Who’s Not Speaking at Today’s Religious Freedom Hearing?
This morning, Rep. Darrell Issa (R-CA) has scheduled a hearing for the House Committee on Oversight and Government Reform about the HHS decision requiring insurance plans to include contraception and its effect on religious freedom. The Republicans that control the committee have invited religious and academic leaders, including a Catholic bishop, to testify about their view that the new regulation violates their conscience rights.
Who they have not invited are any of the wide array of affected religious organizations who disagree with this assessment like the Catholic Health Association, Catholic Charities or the Association of Jesuit Colleges and University.
They also haven’t invited any women whose
right to have their birth control covered by their employer-provided insurance would be eliminated under the proposed conservative rollback of this law.
Noticing this, the ranking minority member of the committee, Rep. Elijah Cummings (D-MD), attempted to invite such a witness to the panel. An open letter from Rep. Cummings from to Rep. Issa explains what happened next:
When my staff inquired about requesting minority witnesses for this hearing, we were informed that you would allow only one. Based on your decision, we requested as our minority witness a third-year Georgetown University Law Center student named Sandra Fluke. I believed it was critical to have at least one woman at the witness table who could discuss the repercussions that denying coverage for contraceptives has on women across this country.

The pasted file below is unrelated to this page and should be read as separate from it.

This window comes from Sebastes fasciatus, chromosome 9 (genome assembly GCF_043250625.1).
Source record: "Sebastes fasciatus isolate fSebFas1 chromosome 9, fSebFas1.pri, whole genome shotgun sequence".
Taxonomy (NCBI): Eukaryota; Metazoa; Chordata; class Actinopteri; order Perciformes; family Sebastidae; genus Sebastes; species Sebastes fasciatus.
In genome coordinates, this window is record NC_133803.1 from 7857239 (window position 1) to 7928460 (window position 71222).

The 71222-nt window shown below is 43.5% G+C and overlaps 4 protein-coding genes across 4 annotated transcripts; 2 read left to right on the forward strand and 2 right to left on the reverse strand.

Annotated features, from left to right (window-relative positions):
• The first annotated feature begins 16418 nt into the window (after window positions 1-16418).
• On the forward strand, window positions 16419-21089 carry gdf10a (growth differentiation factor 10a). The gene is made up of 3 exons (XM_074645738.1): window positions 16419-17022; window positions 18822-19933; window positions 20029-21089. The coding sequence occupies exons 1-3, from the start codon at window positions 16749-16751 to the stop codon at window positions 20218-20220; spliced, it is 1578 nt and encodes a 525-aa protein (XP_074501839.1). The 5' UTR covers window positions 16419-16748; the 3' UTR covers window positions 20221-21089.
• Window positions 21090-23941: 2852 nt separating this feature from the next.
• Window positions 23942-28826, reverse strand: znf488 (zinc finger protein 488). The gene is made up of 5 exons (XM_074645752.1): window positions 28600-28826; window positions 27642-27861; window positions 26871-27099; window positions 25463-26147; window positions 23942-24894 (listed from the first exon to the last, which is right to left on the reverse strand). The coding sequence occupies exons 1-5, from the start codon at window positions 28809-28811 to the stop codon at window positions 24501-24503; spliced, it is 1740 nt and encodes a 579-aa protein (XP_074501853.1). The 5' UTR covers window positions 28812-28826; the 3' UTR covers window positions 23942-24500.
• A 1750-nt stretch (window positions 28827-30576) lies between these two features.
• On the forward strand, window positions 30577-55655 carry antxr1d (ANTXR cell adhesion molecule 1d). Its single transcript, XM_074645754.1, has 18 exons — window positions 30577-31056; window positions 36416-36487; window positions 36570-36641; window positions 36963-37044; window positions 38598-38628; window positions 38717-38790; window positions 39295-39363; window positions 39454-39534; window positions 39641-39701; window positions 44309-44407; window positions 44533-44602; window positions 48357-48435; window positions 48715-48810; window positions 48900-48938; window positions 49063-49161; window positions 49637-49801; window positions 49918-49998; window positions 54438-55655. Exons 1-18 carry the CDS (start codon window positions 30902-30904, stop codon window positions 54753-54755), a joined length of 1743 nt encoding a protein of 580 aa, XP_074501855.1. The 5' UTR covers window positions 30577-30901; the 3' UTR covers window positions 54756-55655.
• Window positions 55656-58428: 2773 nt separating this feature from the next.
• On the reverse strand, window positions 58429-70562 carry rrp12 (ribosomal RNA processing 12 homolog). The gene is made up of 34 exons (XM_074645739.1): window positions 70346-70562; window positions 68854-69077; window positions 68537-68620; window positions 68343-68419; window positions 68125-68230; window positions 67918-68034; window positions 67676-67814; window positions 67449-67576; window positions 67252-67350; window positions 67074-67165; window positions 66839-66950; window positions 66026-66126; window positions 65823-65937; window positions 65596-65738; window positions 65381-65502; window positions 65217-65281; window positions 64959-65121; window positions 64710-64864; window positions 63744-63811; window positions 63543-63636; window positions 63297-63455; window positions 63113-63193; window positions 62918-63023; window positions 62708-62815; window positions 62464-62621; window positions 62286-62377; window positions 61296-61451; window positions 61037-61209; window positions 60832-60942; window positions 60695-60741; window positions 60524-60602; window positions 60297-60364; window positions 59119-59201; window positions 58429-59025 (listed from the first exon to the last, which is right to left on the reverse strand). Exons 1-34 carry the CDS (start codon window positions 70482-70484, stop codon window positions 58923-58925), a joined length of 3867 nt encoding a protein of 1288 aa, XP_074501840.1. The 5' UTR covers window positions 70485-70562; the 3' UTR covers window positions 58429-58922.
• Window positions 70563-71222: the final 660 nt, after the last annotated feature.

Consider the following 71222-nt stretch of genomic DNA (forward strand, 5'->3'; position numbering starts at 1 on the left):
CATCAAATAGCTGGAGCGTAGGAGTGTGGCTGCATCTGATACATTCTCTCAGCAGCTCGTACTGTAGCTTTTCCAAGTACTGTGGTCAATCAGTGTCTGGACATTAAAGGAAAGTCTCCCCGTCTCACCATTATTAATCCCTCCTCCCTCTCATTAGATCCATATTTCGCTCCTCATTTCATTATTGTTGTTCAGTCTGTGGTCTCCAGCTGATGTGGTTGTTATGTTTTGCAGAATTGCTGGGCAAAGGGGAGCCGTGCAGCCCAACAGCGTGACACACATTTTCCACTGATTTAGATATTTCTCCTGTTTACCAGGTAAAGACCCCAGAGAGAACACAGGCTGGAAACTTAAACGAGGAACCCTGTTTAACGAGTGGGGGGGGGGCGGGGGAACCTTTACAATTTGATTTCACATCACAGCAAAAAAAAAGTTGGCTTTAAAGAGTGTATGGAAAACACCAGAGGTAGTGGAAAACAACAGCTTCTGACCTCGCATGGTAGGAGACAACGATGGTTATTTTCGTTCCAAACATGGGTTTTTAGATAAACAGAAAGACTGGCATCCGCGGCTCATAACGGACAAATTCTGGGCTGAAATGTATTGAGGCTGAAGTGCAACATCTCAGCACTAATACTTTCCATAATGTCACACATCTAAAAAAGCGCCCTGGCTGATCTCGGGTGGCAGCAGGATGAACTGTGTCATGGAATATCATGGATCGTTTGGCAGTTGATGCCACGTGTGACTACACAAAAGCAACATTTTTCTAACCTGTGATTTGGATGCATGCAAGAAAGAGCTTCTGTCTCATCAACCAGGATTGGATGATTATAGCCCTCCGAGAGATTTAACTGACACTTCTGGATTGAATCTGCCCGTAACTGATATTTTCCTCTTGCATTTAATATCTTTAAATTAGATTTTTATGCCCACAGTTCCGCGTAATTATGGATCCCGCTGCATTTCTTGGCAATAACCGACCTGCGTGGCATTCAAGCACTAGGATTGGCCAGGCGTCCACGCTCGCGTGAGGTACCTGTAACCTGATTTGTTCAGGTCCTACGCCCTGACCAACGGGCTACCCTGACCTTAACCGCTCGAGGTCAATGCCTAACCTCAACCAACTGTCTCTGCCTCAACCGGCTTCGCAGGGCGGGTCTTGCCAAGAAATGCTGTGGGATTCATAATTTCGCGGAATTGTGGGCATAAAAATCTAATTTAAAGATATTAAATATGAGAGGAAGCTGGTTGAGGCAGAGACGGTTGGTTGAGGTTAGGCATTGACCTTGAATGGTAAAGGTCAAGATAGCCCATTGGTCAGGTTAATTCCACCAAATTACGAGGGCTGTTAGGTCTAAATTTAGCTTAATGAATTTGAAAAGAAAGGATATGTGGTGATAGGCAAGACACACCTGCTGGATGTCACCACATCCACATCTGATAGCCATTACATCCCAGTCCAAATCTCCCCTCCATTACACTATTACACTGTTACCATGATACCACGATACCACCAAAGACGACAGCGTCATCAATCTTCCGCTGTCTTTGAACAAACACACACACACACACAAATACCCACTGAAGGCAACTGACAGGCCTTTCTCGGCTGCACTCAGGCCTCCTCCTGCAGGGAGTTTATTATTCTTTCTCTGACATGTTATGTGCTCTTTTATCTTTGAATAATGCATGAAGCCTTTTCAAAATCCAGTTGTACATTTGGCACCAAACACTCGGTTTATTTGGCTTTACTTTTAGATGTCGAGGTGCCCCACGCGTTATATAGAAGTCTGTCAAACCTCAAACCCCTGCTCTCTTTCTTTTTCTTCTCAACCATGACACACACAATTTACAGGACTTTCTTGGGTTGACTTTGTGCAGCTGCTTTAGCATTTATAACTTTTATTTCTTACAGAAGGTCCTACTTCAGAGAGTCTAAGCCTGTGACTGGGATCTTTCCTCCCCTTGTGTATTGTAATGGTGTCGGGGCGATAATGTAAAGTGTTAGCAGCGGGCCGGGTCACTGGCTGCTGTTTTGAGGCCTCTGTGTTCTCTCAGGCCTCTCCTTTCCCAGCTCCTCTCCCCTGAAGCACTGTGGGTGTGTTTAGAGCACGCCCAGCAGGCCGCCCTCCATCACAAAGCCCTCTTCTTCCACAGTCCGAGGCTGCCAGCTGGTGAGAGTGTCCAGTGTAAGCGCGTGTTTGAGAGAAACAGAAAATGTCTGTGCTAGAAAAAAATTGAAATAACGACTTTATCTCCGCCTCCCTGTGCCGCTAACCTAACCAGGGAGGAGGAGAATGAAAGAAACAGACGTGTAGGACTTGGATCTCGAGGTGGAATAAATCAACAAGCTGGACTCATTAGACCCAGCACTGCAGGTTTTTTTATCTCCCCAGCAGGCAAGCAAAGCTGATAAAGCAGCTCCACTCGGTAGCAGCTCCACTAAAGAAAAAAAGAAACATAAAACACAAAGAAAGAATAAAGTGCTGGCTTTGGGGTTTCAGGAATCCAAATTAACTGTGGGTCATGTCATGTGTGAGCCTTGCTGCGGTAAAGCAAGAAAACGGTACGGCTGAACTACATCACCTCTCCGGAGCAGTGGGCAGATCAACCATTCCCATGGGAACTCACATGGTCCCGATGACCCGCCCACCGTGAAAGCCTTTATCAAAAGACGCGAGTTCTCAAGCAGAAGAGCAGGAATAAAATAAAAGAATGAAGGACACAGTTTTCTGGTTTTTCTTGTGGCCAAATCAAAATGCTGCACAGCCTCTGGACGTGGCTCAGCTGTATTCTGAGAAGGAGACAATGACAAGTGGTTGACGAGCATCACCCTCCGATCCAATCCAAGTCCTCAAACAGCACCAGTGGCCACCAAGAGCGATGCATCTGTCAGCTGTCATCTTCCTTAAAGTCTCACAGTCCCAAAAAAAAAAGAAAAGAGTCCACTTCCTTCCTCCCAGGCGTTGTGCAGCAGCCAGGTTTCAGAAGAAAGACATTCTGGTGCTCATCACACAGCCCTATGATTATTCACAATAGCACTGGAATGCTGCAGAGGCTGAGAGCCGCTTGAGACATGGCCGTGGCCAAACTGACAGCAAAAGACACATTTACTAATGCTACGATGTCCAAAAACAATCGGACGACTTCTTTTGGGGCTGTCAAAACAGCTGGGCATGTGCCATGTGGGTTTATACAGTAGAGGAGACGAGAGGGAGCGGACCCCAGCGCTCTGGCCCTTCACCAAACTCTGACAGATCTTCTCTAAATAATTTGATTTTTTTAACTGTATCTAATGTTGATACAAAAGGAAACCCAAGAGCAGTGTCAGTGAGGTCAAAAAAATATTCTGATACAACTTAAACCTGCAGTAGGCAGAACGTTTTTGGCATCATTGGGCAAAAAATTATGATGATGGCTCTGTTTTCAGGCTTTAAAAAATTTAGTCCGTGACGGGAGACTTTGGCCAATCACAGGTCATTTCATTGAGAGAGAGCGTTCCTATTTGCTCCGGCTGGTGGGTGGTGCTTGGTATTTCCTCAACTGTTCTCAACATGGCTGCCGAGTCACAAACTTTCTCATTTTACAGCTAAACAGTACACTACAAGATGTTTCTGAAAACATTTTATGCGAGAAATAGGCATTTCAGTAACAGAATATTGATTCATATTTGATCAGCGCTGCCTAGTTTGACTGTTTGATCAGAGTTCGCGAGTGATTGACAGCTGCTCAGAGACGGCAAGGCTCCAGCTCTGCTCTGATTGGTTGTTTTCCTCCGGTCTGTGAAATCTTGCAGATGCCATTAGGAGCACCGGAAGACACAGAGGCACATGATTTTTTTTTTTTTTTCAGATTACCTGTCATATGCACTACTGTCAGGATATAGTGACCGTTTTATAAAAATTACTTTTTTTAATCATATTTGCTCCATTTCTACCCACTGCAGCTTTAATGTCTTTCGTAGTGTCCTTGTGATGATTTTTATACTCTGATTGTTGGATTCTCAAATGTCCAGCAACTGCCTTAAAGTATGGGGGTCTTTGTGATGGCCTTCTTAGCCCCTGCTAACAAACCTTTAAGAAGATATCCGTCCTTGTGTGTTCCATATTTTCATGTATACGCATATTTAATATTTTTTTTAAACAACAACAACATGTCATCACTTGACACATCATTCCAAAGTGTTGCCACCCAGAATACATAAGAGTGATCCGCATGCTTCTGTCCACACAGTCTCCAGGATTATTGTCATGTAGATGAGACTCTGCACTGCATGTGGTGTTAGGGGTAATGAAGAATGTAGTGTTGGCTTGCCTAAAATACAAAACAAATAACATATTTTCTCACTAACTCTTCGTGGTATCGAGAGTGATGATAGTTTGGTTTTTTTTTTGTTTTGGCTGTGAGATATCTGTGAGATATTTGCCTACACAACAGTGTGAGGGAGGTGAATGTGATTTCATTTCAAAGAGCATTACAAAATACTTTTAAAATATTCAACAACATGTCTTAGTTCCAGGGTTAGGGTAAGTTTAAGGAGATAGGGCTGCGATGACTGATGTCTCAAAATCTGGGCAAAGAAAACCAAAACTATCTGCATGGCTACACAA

In response, your staff relayed that you had decided as follows:
As the hearing is not about reproductive rights and contraception but instead about the Administration’s actions as they relate to freedom of religion and conscience, he believes that Ms. Fluke is not an appropriate witness.
Procedural games aside, this exchange highlights an important characteristic of the way this debate is playing out. Given the reality that birth control is extremely popular in America and that majorities of Americans (including Catholics) support requiring employers to cover it, conservatives are desperate to keep the details of this issue out of the conversation.
Instead, they appear to think that if they can frame this issue as exclusively about religious freedom (and portray agreeing with one particular view as the only way to respect it), they’ll find more popular support.
Today’s hearing is not so much about learning anything new as it is having the panelists reinforce that frame in a high-profile bit of political theater. Keeping Ms. Fluke or other witnesses like her from testifying is simply a matter of message control.